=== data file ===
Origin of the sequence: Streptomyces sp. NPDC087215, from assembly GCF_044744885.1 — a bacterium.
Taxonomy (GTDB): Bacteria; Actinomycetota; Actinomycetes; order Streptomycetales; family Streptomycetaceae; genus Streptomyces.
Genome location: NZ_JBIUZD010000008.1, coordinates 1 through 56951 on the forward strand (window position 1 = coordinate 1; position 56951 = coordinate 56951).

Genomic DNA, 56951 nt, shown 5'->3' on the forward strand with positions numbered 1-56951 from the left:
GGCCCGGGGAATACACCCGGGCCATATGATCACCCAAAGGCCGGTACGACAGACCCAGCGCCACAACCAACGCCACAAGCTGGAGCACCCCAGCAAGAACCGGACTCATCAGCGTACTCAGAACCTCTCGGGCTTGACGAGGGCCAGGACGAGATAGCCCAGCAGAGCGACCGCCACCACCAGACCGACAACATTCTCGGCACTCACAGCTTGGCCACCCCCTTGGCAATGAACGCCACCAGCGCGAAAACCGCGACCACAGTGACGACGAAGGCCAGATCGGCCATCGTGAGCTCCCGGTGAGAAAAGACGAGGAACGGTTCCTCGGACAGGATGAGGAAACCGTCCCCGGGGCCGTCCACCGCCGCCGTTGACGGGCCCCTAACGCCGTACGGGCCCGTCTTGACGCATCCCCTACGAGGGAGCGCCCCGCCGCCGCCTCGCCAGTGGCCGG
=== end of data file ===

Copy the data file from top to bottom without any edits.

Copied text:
Origin of the sequence: Streptomyces sp. NPDC087215, from assembly GCF_044744885.1 — a bacterium.
Taxonomy (GTDB): Bacteria; Actinomycetota; Actinomycetes; order Streptomycetales; family Streptomycetaceae; genus Streptomyces.
Genome location: NZ_JBIUZD010000008.1, coordinates 1 through 56951 on the forward strand (window position 1 = coordinate 1; position 56951 = coordinate 56951).

Genomic DNA, 56951 nt, shown 5'->3' on the forward strand with positions numbered 1-56951 from the left:
GGCCCGGGGAATACACCCGGGCCATATGATCACCCAAAGGCCGGTACGACAGACCCAGCGCCACAACCAACGCCACAAGCTGGAGCACCCCAGCAAGAACCGGACTCATCAGCGTACTCAGAACCTCTCGGGCTTGACGAGGGCCAGGACGAGATAGCCCAGCAGAGCGACCGCCACCACCAGACCGACAACATTCTCGGCACTCACAGCTTGGCCACCCCCTTGGCAATGAACGCCACCAGCGCGAAAACCGCGACCACAGTGACGACGAAGGCCAGATCGGCCATCGTGAGCTCCCGGTGAGAAAAGACGAGGAACGGTTCCTCGGACAGGATGAGGAAACCGTCCCCGGGGCCGTCCACCGCCGCCGTTGACGGGCCCCTAACGCCGTACGGGCCCGTCTTGACGCATCCCCTACGAGGGAGCGCCCCGCCGCCGCCTCGCCAGTGGCCGG